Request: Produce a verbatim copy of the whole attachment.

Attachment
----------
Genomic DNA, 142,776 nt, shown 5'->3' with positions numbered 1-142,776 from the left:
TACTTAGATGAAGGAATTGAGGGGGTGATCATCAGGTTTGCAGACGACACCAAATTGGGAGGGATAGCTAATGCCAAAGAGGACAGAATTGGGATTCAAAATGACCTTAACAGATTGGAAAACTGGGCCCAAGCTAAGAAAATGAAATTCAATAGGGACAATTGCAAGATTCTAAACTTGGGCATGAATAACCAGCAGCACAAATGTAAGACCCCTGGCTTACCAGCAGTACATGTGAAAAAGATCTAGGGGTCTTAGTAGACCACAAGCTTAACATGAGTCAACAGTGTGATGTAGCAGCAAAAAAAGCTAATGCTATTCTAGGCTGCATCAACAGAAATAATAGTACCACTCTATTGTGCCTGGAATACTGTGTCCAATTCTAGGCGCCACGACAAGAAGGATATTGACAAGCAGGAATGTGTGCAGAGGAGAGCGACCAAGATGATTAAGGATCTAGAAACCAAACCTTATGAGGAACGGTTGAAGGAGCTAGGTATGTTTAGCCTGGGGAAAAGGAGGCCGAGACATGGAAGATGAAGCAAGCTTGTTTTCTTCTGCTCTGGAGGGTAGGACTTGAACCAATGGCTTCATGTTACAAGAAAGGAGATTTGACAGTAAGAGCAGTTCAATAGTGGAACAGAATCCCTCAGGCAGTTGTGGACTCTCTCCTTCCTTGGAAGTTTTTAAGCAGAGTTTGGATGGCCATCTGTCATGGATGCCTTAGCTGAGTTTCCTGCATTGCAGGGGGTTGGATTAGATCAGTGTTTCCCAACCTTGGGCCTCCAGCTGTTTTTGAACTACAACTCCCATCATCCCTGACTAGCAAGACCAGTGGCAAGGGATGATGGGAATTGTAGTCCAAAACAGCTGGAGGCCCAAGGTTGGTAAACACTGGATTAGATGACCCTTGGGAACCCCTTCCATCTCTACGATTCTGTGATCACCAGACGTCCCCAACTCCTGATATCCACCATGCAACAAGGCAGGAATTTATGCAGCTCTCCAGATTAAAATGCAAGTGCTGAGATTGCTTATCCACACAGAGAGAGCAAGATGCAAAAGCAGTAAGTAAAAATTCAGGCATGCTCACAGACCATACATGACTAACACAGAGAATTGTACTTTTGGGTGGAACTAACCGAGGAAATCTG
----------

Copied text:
Genomic DNA, 142,776 nt, shown 5'->3' with positions numbered 1-142,776 from the left:
TACTTAGATGAAGGAATTGAGGGGGTGATCATCAGGTTTGCAGACGACACCAAATTGGGAGGGATAGCTAATGCCAAAGAGGACAGAATTGGGATTCAAAATGACCTTAACAGATTGGAAAACTGGGCCCAAGCTAAGAAAATGAAATTCAATAGGGACAATTGCAAGATTCTAAACTTGGGCATGAATAACCAGCAGCACAAATGTAAGACCCCTGGCTTACCAGCAGTACATGTGAAAAAGATCTAGGGGTCTTAGTAGACCACAAGCTTAACATGAGTCAACAGTGTGATGTAGCAGCAAAAAAAGCTAATGCTATTCTAGGCTGCATCAACAGAAATAATAGTACCACTCTATTGTGCCTGGAATACTGTGTCCAATTCTAGGCGCCACGACAAGAAGGATATTGACAAGCAGGAATGTGTGCAGAGGAGAGCGACCAAGATGATTAAGGATCTAGAAACCAAACCTTATGAGGAACGGTTGAAGGAGCTAGGTATGTTTAGCCTGGGGAAAAGGAGGCCGAGACATGGAAGATGAAGCAAGCTTGTTTTCTTCTGCTCTGGAGGGTAGGACTTGAACCAATGGCTTCATGTTACAAGAAAGGAGATTTGACAGTAAGAGCAGTTCAATAGTGGAACAGAATCCCTCAGGCAGTTGTGGACTCTCTCCTTCCTTGGAAGTTTTTAAGCAGAGTTTGGATGGCCATCTGTCATGGATGCCTTAGCTGAGTTTCCTGCATTGCAGGGGGTTGGATTAGATCAGTGTTTCCCAACCTTGGGCCTCCAGCTGTTTTTGAACTACAACTCCCATCATCCCTGACTAGCAAGACCAGTGGCAAGGGATGATGGGAATTGTAGTCCAAAACAGCTGGAGGCCCAAGGTTGGTAAACACTGGATTAGATGACCCTTGGGAACCCCTTCCATCTCTACGATTCTGTGATCACCAGACGTCCCCAACTCCTGATATCCACCATGCAACAAGGCAGGAATTTATGCAGCTCTCCAGATTAAAATGCAAGTGCTGAGATTGCTTATCCACACAGAGAGAGCAAGATGCAAAAGCAGTAAGTAAAAATTCAGGCATGCTCACAGACCATACATGACTAACACAGAGAATTGTACTTTTGGGTGGAACTAACCGAGGAAATCTG